Our true wealth

By Fr. Roy Cimagala

WE should be clear about what our true wealth is. It definitely is not anything that comes from the world—money, fame, power, etc. Our true wealth is when we finally are with God, when our heart and mind and everything else in our life go along with the will and ways of God who is willing to share who he is and what he has with us! Nothing should replace God in our life. Replacing God would be the biggest stupidity we can get into.

This is made quite clear in that gospel episode about a man who asked Christ  what he ought to do to receive life everlasting. (cfr. Mk 10,17-27) We know how that story unfolded. It’s a pity that the man preferred to stick to his worldly riches over the real source of wealth meant for us.

We really should be most careful in our attitude toward our worldly wealth. While it’s true that we also need it, we should never consider it as our ultimate wealth. At best, it is only meant as a means and an occasion to pursue our true wealth.

Let’s be strong in resisting the temptation to be possessed by our worldly wealth, because as Christ himself said: “It is easier for a camel to pass through the eye of a needle, than for a rich man to enter into the kingdom of God.” (Mk 10,25)

We have to be most wary of this scenario in our life, which actually, and sadly, is quite common. There are good people who are not truly good enough, because when the ultimate test is made, they are not willing to give up all they have in order to have God.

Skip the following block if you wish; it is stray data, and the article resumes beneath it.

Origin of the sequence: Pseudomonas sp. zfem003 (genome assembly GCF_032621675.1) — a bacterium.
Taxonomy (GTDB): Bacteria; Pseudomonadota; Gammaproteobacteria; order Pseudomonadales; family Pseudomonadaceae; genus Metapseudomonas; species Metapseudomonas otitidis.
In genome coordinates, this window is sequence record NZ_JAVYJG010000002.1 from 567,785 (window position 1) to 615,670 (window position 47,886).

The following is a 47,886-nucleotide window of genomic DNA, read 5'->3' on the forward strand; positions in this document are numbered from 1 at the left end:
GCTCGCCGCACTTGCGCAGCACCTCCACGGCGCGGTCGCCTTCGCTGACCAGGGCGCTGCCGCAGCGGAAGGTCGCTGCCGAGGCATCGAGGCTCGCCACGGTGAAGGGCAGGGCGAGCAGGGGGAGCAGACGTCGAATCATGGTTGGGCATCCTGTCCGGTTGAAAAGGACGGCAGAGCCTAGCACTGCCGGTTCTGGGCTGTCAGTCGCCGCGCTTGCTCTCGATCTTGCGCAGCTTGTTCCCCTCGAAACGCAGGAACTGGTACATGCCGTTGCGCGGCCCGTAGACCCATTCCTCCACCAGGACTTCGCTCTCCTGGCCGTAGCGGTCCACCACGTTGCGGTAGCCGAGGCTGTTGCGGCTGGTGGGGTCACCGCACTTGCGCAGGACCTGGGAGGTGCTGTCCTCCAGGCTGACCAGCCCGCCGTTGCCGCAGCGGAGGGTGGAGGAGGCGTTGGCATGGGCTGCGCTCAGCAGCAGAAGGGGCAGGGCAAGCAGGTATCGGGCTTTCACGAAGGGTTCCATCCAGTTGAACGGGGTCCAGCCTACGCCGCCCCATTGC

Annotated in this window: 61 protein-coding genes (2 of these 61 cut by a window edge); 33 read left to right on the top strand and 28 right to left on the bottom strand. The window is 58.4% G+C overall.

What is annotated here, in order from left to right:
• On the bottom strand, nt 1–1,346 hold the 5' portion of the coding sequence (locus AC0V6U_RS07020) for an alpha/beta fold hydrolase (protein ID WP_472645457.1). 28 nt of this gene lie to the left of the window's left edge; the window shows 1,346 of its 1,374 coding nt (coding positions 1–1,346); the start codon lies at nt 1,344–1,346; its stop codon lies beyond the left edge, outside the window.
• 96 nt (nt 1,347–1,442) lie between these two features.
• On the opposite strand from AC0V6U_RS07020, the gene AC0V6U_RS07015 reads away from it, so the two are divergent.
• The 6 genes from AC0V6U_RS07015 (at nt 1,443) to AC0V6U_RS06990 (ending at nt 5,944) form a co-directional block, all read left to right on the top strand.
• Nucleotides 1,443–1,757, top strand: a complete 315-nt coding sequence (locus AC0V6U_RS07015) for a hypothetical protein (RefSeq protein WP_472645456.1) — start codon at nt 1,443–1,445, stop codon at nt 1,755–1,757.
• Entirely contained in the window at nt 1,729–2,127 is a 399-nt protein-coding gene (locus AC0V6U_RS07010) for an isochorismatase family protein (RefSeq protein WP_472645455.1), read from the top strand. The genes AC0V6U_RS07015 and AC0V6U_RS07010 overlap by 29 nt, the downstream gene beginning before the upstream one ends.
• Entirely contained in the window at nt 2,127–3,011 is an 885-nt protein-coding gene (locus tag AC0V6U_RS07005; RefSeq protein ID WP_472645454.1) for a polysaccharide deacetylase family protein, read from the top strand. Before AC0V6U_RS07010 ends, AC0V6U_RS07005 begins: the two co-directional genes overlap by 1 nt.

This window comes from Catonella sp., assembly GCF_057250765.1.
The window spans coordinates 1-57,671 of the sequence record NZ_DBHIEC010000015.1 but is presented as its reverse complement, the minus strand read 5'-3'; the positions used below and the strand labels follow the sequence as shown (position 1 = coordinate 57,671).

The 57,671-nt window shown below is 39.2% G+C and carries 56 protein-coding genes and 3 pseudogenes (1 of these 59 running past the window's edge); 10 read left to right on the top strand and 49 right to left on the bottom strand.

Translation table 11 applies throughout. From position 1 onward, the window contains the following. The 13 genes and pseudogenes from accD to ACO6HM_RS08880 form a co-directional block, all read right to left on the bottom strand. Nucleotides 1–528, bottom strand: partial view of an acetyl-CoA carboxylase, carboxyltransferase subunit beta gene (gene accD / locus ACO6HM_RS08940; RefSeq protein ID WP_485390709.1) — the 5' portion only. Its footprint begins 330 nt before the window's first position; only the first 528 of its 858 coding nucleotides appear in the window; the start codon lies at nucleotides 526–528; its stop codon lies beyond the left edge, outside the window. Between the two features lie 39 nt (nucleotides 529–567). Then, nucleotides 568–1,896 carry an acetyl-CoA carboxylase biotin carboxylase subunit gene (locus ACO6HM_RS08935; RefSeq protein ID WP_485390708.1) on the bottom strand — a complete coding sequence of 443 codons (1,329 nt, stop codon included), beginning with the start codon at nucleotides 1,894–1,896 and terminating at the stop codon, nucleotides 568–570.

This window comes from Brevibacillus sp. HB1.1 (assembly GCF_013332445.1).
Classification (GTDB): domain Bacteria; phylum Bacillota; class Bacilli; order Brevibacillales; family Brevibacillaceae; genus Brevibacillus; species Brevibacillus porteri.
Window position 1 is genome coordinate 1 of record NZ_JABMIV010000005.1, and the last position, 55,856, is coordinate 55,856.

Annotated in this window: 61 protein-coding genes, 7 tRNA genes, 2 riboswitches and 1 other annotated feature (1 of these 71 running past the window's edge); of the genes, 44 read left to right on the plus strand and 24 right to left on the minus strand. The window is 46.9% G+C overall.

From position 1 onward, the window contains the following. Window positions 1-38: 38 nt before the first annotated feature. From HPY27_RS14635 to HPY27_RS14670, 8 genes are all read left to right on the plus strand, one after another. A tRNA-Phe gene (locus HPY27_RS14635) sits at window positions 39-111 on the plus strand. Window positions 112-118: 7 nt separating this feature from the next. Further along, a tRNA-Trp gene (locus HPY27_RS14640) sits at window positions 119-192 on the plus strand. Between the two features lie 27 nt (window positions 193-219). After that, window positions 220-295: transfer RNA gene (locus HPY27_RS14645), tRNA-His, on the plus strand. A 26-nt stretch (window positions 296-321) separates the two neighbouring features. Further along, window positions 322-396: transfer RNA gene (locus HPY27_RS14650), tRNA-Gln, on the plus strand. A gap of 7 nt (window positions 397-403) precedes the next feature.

They forget what St. Teresa once said, “Solo Dios basta,” (With God we have enough). They get too attached to the many good things in their life such that these blessings from God are converted into competitors of God themselves.

They prefer a life in this world that is without suffering, without self-denial, without the cross, as if a genuine Christian life can be exempted from all these. It is as if they have been born without original sin and have led their lives without committing any sin at all.

We have to be most careful with this most likely phenomenon happening in our lives. Yes, we have to be well-guarded against this temptation and do everything to combat it whenever, wherever and however it arises.

It would be a pity if after the many good things we may be doing, we fail to pass the final test. We have to remember that love is without measure. It is in its nature to give itself completely, convinced that what seems to be lost would actually be regained a hundredfold. In this, Christ has reassured us abundantly.

We have to be wary of the tricks of the devil and of our own wounded flesh that all try to block us in the last stretch in our pursuit of love. They will try to convince us that we already have given and done enough. We do not need to give more. They will try to trick us to be self-satisfied with what we already have been giving and doing.

To be sure, to give ourselves completely to God and to others is not easy. We need nothing less than the grace of God and our generous and prompt correspondence to it. Hard, yes, but it’s not impossible.

Email: roycimagala@gmail.com

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